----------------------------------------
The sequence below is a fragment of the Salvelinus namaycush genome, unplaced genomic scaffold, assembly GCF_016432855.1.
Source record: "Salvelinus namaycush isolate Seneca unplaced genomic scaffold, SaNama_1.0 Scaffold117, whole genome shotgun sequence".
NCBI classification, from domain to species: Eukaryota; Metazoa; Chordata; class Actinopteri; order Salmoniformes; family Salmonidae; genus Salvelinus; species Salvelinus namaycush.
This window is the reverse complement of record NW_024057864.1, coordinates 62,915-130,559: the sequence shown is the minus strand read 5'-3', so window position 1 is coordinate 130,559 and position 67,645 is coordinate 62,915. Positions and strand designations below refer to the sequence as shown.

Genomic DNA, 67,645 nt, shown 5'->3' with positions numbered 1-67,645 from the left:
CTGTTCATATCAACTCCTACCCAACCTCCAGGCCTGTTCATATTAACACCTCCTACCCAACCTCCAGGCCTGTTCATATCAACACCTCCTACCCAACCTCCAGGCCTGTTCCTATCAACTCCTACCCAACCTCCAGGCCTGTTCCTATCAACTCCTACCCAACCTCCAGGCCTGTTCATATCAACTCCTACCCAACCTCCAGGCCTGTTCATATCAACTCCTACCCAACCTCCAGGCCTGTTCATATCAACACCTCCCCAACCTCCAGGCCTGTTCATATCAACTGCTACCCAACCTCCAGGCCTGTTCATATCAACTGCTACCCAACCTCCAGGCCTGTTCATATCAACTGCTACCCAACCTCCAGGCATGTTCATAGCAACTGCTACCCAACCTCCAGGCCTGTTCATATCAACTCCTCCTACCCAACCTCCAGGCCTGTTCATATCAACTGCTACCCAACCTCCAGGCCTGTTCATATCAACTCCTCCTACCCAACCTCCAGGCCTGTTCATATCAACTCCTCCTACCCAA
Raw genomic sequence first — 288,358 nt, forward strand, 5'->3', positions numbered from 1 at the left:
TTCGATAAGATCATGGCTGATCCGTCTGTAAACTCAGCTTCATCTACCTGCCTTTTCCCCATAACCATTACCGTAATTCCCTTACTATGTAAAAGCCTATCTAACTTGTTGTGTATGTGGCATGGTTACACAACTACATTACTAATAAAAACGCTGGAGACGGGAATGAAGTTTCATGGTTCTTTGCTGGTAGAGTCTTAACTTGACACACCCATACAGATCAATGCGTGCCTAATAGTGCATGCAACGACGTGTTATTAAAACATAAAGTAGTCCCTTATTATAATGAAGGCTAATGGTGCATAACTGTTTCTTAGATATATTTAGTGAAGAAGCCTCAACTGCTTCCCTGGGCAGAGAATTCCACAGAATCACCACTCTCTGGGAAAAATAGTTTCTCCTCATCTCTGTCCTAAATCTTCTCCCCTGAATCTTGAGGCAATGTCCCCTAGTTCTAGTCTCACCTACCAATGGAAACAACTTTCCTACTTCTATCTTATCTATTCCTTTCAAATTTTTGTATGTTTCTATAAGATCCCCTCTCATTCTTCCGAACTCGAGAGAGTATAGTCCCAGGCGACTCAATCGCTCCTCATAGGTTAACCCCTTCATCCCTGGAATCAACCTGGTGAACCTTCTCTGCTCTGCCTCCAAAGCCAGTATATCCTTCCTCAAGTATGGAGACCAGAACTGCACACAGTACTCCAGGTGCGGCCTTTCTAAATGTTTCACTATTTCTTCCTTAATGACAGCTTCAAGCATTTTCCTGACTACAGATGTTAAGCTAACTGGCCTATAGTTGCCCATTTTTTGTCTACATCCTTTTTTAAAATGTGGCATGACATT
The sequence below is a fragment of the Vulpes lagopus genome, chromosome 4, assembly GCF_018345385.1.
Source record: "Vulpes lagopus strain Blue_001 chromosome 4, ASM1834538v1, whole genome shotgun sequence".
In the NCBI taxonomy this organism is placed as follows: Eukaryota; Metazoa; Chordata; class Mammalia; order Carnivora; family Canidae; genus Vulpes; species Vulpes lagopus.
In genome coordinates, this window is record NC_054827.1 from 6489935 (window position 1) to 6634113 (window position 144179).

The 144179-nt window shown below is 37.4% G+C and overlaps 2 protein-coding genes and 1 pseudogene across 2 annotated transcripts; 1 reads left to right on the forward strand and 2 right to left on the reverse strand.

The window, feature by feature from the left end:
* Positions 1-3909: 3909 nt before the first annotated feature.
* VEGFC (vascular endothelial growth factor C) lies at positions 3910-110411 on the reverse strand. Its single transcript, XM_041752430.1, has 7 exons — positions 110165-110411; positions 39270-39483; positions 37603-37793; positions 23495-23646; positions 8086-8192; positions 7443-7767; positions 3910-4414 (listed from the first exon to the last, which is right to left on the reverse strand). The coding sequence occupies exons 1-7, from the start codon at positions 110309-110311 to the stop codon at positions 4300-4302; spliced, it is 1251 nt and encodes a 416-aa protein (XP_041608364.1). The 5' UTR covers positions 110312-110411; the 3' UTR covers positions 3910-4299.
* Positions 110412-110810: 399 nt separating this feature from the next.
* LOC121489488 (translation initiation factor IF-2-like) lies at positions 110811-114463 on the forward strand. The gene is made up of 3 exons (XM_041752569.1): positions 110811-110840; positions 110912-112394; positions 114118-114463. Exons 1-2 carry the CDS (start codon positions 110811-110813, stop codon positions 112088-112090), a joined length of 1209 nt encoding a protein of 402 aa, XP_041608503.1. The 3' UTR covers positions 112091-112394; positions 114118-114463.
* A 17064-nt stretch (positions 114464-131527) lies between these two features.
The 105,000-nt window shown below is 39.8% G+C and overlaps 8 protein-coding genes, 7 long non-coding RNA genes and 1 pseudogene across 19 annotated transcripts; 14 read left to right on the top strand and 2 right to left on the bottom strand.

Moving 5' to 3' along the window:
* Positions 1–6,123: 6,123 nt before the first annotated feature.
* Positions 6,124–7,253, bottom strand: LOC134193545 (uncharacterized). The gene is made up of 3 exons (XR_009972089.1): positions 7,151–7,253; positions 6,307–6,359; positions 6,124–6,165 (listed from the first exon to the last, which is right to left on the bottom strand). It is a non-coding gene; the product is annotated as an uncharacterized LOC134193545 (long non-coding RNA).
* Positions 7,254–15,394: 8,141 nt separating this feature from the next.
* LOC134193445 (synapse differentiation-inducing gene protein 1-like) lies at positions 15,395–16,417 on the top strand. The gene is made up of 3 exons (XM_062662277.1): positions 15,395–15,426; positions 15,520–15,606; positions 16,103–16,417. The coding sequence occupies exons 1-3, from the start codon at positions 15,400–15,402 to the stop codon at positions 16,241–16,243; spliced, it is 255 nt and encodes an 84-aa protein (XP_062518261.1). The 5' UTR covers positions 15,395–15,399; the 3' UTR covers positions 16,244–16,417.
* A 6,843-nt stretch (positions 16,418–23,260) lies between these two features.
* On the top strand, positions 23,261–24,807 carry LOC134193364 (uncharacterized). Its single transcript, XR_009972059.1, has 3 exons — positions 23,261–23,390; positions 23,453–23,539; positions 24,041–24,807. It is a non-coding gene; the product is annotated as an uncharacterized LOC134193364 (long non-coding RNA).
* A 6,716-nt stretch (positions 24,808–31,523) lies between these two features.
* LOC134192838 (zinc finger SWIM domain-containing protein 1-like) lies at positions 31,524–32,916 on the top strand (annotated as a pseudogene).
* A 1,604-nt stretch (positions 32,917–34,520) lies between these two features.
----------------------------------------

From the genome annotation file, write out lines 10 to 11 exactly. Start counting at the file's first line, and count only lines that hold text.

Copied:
Source record: "Vulpes lagopus strain Blue_001 chromosome 4, ASM1834538v1, whole genome shotgun sequence".
In the NCBI taxonomy this organism is placed as follows: Eukaryota; Metazoa; Chordata; class Mammalia; order Carnivora; family Canidae; genus Vulpes; species Vulpes lagopus.